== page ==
It’s been a long summer of extreme drought conditions in Sonoma Valley. But in what seems like a steady stream of dire news for the local watershed the Sonoma Ecology Center finds one glimmer of good news stands out: beavers are moving back into Sonoma Creek.
The SEC shares the story in its latest Ecology Blog.
The return of these charming dam builders isn’t quite breaking news – since 1993 beavers have slowly made a comeback in Sonoma Valley. But this year, in the middle of peak dry season, their increasing presence is something for celebration.
From the perspective of drought resiliency and water retention in our watershed we’re observing how beavers are a positive factor in keeping what water is in creek beds and reducing hydrological impacts of water rushing through the main stem of Sonoma Creek. Their natural impulse to build dams and create ponds is a major factor in retaining refuge habitat for species that rely on water to survive.
Beavers provide refuge habitat for crawdads, California roach, Sacramento suckers, frogs and the endangered California freshwater shrimp which rely on deep pools and submerged, structural habitat like fine tree roots which are often present in the structure of a beaver dam. Any animal, insect, or crustacean that requires water to live in creeks is something that benefits from the damming that the beavers do.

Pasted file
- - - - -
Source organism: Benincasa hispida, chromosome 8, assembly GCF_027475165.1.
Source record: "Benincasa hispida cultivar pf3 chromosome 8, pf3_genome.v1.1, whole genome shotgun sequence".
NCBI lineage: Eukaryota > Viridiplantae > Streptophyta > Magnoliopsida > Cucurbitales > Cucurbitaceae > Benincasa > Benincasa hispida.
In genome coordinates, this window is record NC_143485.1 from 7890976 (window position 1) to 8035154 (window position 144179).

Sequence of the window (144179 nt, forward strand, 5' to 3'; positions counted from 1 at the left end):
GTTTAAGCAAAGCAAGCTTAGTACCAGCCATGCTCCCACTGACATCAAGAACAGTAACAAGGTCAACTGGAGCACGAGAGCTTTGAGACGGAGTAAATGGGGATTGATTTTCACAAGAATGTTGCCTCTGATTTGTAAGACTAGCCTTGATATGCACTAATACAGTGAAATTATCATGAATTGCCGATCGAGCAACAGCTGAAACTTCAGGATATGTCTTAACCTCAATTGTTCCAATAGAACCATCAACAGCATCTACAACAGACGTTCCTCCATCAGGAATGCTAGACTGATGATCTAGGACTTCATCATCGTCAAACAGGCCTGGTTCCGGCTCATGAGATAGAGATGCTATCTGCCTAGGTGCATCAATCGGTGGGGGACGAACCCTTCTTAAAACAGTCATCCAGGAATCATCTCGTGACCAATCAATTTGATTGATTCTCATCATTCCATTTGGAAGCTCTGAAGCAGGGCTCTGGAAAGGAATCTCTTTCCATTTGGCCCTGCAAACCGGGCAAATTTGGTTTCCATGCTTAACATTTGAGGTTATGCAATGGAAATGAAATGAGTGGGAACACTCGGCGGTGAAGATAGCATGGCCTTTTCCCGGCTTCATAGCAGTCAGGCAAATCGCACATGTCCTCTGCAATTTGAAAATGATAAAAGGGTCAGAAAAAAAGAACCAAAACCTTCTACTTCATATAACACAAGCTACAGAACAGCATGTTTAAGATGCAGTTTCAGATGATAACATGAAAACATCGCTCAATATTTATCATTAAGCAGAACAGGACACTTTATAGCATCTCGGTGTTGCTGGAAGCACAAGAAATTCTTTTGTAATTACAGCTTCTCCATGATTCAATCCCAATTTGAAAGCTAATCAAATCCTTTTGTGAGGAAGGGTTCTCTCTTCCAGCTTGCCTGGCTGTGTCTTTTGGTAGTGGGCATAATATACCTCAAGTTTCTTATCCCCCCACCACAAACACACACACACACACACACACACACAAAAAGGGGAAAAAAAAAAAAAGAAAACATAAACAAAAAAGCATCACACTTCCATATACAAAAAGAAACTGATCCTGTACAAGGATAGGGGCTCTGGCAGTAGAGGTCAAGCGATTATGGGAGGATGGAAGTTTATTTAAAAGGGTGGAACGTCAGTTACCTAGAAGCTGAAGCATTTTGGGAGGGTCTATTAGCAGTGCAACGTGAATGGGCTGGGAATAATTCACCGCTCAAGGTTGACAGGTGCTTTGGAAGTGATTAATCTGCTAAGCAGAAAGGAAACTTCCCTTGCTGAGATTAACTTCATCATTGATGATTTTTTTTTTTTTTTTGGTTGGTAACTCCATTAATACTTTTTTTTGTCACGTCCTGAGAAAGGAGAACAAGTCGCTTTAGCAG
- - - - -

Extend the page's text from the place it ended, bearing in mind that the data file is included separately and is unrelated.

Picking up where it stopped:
In the lower watershed of Sonoma Creek where sections are drying out, SEC observers see the transformational effects that beaver dams have. Locations that would otherwise be completely dry have standing pools of water even now, prime examples of aquatic habitat retention by beaver activity.
There are some issues of note that can arise with the presence of beaver ponds. One such issue being a proliferation of water fern or duckweed growing over standing pools. However, it’s better to have water in the creeks than none at all, and these refuges of cold pools allow many species that can handle the duckweed a little extra room to survive a dire drought year.
In town, beavers can cause localized flooding and/or excessive soil wetness where development or agriculture have encroached upon low floodplains. All in all it’s a net positive to have beavers back in our Valley and making their mark on our watershed.